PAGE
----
The game became a battle of the bullpens. Nellie King and Red Swanson held the Redlegs scoreless in the ninth and 10th. Freeman set the Pirates down in order in the 10th.

Mazeroski led off the 11th inning with a single off reliever Hal Jeffcoat. He moved to second on Buddy Pritchard’s sacrifice and scored the go-ahead run on Foiles’ line single to left center, the Pittsburgh catcher’s third hit of the night.

Cincinnati had one last shot in its half of the 11th. Robinson opened the frame with a single off Swanson. It was the 21-year-old Robinson’s fifth hit of the game;2 the 1956 NL Rookie of the Year had been celebrated in a pregame ceremony with a “night” in his honor.3 Ed Bailey followed with a single, sending Robinson to third and Swanson to the bench.

Pittsburgh brought in Bob Purkey, a 27-year-old right-hander in his fourth season as a swingman with his hometown Pirates. Five months later, he was traded to Cincinnati, where he emerged as a rotation stalwart for seven seasons, winning 103 games and making three All-Star teams.

Here, Purkey induced a comebacker off Post’s bat. Robinson broke for home but was trapped in a rundown, then tagged out by Foiles. On the play, Bailey advanced to third and Post to second; the Redlegs now had two runners in scoring position with one out.

Cincinnati had reached the eighth spot of its order, but Hutchinson had some tough bats on his bench. Smoky Burgess, one of the best pinch-hitters of the 1950s and 1960s, batted for shortstop Alex Grammas. The Pirates intentionally walked Burgess – three seasons later a key member of their 1960 World Series-winning team – to load the bases, with the pitcher’s spot due.

Ted Kluszewski, hindered by a disc problem in 1957 after bashing 171 home runs in the previous four seasons, had pinch-hit for Freeman in the 10th inning. He moved to first base in the top of the 11th. Kluszewski grounded to Gene Baker at third, who threw home for the force on Bailey.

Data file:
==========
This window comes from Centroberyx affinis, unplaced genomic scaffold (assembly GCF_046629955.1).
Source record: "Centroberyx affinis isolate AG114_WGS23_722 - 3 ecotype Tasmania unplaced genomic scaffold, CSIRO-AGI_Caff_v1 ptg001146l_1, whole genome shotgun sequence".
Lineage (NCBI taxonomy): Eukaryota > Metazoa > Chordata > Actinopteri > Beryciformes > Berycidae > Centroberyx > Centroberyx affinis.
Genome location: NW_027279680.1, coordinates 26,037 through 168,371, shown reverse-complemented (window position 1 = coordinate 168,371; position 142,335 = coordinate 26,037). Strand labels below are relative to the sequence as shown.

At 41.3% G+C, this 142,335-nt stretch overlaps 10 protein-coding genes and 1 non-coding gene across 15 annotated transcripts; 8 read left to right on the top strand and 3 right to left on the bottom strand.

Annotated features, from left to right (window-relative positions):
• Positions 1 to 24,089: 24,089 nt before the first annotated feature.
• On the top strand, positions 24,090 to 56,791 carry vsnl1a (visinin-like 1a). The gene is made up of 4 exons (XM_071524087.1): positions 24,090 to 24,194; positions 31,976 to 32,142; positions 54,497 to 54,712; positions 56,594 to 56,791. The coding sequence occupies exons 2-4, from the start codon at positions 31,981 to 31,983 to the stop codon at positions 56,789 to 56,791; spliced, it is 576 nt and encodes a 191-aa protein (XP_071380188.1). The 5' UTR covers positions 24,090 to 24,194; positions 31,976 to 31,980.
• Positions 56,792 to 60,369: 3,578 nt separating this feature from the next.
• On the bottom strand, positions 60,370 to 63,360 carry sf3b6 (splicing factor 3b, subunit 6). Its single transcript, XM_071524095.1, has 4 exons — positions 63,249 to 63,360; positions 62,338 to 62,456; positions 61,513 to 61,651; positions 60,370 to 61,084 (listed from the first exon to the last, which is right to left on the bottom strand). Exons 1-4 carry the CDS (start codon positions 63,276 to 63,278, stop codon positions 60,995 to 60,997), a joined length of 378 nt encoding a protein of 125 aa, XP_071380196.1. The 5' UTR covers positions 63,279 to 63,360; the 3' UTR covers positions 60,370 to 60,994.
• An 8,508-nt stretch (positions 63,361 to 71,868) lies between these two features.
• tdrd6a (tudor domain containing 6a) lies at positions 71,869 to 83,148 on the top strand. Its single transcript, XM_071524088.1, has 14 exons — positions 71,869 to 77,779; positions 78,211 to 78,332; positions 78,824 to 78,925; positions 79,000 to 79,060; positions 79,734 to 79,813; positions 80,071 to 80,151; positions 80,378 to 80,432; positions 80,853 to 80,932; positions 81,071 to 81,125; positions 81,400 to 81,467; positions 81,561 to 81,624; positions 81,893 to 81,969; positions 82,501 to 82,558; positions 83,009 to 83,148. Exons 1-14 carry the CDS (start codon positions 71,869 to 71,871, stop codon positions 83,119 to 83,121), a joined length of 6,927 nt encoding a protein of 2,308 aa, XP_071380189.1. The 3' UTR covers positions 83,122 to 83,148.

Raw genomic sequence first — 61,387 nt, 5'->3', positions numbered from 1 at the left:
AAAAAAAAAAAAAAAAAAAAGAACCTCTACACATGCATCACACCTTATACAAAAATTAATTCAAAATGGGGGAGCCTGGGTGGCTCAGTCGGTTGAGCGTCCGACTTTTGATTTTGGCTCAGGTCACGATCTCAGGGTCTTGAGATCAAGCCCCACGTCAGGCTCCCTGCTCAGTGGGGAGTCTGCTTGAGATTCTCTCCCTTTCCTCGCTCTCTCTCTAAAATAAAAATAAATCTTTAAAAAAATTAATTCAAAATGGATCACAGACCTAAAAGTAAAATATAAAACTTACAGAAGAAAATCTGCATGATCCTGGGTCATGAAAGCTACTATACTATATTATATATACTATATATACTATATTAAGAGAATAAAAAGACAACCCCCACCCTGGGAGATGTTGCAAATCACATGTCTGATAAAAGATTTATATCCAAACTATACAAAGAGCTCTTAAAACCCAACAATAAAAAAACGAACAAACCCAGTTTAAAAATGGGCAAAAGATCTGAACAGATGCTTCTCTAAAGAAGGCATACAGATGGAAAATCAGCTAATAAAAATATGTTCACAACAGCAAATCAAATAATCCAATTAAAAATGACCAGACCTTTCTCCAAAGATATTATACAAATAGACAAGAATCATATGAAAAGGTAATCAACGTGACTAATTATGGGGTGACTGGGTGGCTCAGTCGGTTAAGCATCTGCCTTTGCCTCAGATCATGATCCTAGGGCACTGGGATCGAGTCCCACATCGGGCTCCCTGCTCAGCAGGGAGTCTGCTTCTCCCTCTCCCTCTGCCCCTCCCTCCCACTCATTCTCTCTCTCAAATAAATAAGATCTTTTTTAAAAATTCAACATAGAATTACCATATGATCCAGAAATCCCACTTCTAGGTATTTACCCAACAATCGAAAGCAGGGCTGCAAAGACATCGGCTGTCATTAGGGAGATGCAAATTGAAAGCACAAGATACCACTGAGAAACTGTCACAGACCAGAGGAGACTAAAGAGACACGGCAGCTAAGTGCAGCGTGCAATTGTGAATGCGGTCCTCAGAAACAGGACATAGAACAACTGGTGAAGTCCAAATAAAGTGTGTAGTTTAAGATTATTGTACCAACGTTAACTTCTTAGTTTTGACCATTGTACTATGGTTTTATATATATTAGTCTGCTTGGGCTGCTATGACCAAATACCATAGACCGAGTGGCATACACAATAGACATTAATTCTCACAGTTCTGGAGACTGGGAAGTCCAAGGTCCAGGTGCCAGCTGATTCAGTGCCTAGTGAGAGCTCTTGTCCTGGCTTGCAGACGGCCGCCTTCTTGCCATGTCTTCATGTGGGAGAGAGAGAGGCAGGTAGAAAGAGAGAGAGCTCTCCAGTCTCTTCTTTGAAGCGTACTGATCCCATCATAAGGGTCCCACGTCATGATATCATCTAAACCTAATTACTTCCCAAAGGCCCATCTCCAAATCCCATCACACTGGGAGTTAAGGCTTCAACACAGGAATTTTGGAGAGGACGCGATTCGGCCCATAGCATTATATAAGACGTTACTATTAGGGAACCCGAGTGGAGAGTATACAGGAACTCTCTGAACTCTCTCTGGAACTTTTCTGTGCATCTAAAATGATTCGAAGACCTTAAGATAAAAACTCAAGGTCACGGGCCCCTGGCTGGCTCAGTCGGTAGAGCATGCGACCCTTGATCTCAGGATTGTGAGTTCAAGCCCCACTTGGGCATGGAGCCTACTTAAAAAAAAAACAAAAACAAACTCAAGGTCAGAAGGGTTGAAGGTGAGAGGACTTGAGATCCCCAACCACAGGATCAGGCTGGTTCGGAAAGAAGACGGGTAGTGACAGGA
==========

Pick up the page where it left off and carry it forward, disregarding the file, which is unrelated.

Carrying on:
With two out, the bases still loaded, and the game on the line, Temple faced Purkey. The count went full. The next pitch bored in on Temple. He tried getting out of the way, but the ball nicked his bat and went foul.

On the next pitch, Temple grounded to third. Baker’s throw nipped him on a close play at first for the final out. Temple drop-kicked his helmet toward the dugout. Purkey got the win, Jeffcoat took the loss.

As the crowd of 19,648 exited Crosley Field, Temple’s frustration was coming to a head in the home clubhouse. Earlier in the month, on June 1, Temple had criticized an official scorer’s decision that he had reached base on an error, instead of crediting him with a bunt single.4 After that game, Temple accused the scorer of “taking bread and butter from my mouth.”5

In this game, less than three weeks later, Lawson had charged Temple with an error on Foiles’ grounder during Pittsburgh’s ninth-inning rally. Temple then made the game’s final out with the bases loaded.

As Lawson recalled:

After the game Temple heaped obscenities upon me.

“John,” I yelled at him from across the clubhouse, “why don’t you grow up?”